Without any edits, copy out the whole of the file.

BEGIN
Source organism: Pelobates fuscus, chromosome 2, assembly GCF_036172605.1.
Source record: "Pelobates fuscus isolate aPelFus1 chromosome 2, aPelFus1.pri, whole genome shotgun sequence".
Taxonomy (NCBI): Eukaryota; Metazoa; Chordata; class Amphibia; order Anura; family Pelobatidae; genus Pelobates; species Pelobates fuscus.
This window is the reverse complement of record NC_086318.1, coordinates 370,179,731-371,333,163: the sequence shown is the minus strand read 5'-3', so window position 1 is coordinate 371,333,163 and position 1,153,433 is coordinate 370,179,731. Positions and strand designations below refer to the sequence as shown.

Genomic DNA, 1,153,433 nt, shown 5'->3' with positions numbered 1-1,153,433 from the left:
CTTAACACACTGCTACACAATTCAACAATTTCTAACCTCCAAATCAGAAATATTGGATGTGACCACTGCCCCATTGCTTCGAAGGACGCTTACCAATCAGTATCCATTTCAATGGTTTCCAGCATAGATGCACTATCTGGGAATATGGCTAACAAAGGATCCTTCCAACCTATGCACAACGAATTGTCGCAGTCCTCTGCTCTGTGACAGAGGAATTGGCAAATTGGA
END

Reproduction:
Source organism: Pelobates fuscus, chromosome 2, assembly GCF_036172605.1.
Source record: "Pelobates fuscus isolate aPelFus1 chromosome 2, aPelFus1.pri, whole genome shotgun sequence".
Taxonomy (NCBI): Eukaryota; Metazoa; Chordata; class Amphibia; order Anura; family Pelobatidae; genus Pelobates; species Pelobates fuscus.
This window is the reverse complement of record NC_086318.1, coordinates 370,179,731-371,333,163: the sequence shown is the minus strand read 5'-3', so window position 1 is coordinate 371,333,163 and position 1,153,433 is coordinate 370,179,731. Positions and strand designations below refer to the sequence as shown.

Genomic DNA, 1,153,433 nt, shown 5'->3' with positions numbered 1-1,153,433 from the left:
CTTAACACACTGCTACACAATTCAACAATTTCTAACCTCCAAATCAGAAATATTGGATGTGACCACTGCCCCATTGCTTCGAAGGACGCTTACCAATCAGTATCCATTTCAATGGTTTCCAGCATAGATGCACTATCTGGGAATATGGCTAACAAAGGATCCTTCCAACCTATGCACAACGAATTGTCGCAGTCCTCTGCTCTGTGACAGAGGAATTGGCAAATTGGA